Vegetarians' Sex Life
May Suffer If Diet
Is Incomplete
By Adam Pasick
NEW YORK - Vegetarians who don't carefully construct a balanced eating plan may find their meat-free diets have an unfortunate consequence: a low sex drive.
People choose not to eat meat for many reasons. The choice can be spurred by concern for animals or being drawn to the health benefits of forsaking saturated fat-laden steaks and hamburgers.
About 1 percent of the U.S. population never eats red meat, seafood or poultry, according to a 1997 Roper Poll, and as many as 30 percent regularly seek out vegetarians meals.
Experts agree that vegetarian diets can be extremely healthy, but warn that becoming a vegetarian is not as simple as cutting out meat. Careful attention should be paid to replacing the nutrients usually obtained from animal products.
Now, research shows the reasons for that go beyond general nutrition and into sexual health.
Key Nutrients Needed
"My primary concern about vegetarians and sex drive is zinc deficiency," said Ann Louise Gittleman, a nutritionist and author of Guess What Came to Dinner. "It's primarily in meat, dairy and shellfish," which many vegetarians don't consume. Even worse, common vegetarian foods like "whole grains and beans can interfere with the body's ability to absorb zinc," she said.
Without zinc, she said, the body struggles to produce testosterone " the key hormone that sparks sexual desire in both men and women. Warning symptoms, other than a decreased appetite for sex, include white spots on nails and stretch marks, she said.
Good sources of zinc include pumpkin seeds and pecans.
Testosterone Buster
But the sex drive of vegetarians may also be attacked from other dietary quarters. New research suggests that low levels of protein " which can plague vegetarians if they don't get enough foods like tofu or wheat gluten " boosts a body chemical that sucks up the hormone that puts us in the mood.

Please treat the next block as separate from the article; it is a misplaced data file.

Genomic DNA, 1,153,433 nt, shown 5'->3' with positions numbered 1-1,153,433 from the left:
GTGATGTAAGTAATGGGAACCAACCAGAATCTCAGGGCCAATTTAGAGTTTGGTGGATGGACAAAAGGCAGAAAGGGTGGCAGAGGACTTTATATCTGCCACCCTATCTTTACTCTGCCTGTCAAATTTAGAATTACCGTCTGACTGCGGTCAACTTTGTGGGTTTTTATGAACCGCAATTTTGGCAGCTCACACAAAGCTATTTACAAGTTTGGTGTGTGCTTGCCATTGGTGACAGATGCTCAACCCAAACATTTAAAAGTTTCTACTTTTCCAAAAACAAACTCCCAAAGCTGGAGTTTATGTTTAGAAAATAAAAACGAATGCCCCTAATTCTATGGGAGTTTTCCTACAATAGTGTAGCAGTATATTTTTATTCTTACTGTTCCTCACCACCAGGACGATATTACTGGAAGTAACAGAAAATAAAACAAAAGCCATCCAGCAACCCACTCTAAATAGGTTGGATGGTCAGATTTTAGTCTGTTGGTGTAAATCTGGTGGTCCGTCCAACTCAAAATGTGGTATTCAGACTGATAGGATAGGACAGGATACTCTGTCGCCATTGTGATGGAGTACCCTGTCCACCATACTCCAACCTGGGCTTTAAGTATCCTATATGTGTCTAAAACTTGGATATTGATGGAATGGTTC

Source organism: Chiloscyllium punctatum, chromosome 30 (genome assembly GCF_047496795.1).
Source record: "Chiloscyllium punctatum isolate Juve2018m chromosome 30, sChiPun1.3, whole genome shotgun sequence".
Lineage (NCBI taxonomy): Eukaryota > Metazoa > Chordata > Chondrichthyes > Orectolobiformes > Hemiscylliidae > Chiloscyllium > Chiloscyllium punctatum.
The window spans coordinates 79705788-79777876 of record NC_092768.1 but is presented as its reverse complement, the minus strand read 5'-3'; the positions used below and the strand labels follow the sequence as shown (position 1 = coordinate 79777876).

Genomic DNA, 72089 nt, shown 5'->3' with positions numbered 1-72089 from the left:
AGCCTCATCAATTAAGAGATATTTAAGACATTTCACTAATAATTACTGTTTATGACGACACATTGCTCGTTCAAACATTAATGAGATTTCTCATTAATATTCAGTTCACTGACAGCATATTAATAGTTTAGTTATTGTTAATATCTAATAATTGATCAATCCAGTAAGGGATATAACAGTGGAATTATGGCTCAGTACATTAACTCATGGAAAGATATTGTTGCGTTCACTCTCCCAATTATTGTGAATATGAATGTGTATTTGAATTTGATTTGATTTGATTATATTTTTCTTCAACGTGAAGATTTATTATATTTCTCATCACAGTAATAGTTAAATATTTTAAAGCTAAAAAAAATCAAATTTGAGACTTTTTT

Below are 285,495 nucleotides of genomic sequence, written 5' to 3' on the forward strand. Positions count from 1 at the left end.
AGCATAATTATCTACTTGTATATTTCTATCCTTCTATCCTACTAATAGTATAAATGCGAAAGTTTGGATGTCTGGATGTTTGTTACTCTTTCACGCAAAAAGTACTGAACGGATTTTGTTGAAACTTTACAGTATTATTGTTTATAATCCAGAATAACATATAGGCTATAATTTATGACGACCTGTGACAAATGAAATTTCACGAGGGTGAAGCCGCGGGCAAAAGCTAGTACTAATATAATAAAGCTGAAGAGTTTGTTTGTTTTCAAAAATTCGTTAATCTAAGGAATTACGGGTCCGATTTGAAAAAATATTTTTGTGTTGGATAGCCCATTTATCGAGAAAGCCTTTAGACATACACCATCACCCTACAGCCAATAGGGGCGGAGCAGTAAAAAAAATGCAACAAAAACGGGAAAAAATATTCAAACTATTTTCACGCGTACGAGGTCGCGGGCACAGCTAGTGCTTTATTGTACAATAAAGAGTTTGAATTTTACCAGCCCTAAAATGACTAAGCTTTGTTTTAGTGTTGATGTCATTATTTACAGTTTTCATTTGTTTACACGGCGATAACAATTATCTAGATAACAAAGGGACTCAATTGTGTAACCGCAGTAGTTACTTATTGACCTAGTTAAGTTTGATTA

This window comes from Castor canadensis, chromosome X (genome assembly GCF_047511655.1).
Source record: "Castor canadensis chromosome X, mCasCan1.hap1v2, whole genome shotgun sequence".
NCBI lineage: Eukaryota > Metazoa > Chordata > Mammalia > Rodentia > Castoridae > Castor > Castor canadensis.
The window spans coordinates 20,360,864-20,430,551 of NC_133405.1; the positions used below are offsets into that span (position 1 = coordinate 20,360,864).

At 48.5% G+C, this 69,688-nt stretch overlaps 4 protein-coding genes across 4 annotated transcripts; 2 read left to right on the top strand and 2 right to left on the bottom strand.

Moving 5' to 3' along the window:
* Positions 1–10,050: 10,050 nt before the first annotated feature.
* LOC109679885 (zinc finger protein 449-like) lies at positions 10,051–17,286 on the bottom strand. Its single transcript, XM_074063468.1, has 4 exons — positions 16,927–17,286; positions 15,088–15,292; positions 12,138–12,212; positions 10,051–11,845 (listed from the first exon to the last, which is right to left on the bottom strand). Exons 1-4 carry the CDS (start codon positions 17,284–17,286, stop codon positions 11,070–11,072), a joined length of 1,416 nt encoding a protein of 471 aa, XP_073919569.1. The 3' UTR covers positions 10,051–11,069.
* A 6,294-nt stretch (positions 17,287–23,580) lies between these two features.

Low levels of protein are linked to high levels of sex-binding globulin, which locks up testosterone so the body can't use it, according to a study by Dr. Christopher Langcope of the University of Massachusetts Medical School.
"Once the testosterone is bound, it's not available to the tissues," he said. Older vegetarians, especially men, take note: The effect may be especially pronounced in older men, whose testosterone levels drop over time under the best of circumstances.
"This is something that actually occurs as they age," Langcope said. "The bioavailable testosterone is decreased," which can also slash levels of red blood cells and bone density. He stressed that his findings did not deal specifically with vegetarians, but rather older men, so further study is needed.
Plenty of Protein
Vegetarian groups say that contrary to the opinion of the meat-eating public, they actually have little problem getting enough protein or most other nutrients in their diets " and they argue the doomsayers who predict libido-impaired vegetarians merely don't understand how complete their diet can be.
The lack of protein "has been focused on too much," said Doug Nelson of the Vegetarian Resource Group. "People think it will be very hard [to get enough protein], but that's not really the case." He said that in addition to beans, tofu and wheat gluten, vegetarians can get protein from "peanut butter, brown rice, any kind of nuts, soy milk, and even oatmeal."
"Nature provides every nutrient your body needs " without meat," said Maureen, a 24-year-old student from Brooklyn who's been a vegetarian for six years. "But it's all about access to the right foods: Society is omnivorous and doesn't always allow easy access to everything you need as a vegetarian, while meat eaters can usually find what they want."
"It's also about your personal decisions about what you consume," she added. "I think omega-3 fatty acids are important, so I eat fish, but a lot of vegetarians don't."
The most hard-to-find nutrient for those who go completely vegan (no meat, seafood or dairy products) is vitamin B-12. Found exclusively in animal products because it is produced by microorganisms that live in animals, a deficit in B-12 can cause "tiredness, breathlessness, listlessness, pallor and poor resistance to infection," according to the Vegetarian Society of the United Kingdom.
Sex drive may not be directly related to B-12, but tired, pale, out-of-breath vegetarians with the flu should perhaps be worried about their partner's lack of libido.
B-12 is easily available as a dietary supplement, and in Red Star nutritional yeast.


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